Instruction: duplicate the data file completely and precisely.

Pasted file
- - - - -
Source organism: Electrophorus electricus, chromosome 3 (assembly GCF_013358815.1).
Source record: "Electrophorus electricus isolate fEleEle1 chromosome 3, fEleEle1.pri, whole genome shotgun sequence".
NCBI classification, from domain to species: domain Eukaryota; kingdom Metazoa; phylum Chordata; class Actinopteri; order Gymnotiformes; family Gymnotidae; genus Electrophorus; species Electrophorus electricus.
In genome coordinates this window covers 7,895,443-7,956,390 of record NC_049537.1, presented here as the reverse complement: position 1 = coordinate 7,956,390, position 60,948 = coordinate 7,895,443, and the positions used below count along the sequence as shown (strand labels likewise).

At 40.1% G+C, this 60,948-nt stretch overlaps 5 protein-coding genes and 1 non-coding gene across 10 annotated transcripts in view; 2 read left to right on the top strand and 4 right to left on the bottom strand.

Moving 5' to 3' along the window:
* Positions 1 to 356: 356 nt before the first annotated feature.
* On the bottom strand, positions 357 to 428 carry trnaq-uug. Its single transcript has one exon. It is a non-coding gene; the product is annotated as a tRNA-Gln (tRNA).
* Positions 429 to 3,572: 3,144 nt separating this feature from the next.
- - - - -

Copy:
Source organism: Electrophorus electricus, chromosome 3 (assembly GCF_013358815.1).
Source record: "Electrophorus electricus isolate fEleEle1 chromosome 3, fEleEle1.pri, whole genome shotgun sequence".
NCBI classification, from domain to species: domain Eukaryota; kingdom Metazoa; phylum Chordata; class Actinopteri; order Gymnotiformes; family Gymnotidae; genus Electrophorus; species Electrophorus electricus.
In genome coordinates this window covers 7,895,443-7,956,390 of record NC_049537.1, presented here as the reverse complement: position 1 = coordinate 7,956,390, position 60,948 = coordinate 7,895,443, and the positions used below count along the sequence as shown (strand labels likewise).

At 40.1% G+C, this 60,948-nt stretch overlaps 5 protein-coding genes and 1 non-coding gene across 10 annotated transcripts in view; 2 read left to right on the top strand and 4 right to left on the bottom strand.

Moving 5' to 3' along the window:
* Positions 1 to 356: 356 nt before the first annotated feature.
* On the bottom strand, positions 357 to 428 carry trnaq-uug. Its single transcript has one exon. It is a non-coding gene; the product is annotated as a tRNA-Gln (tRNA).
* Positions 429 to 3,572: 3,144 nt separating this feature from the next.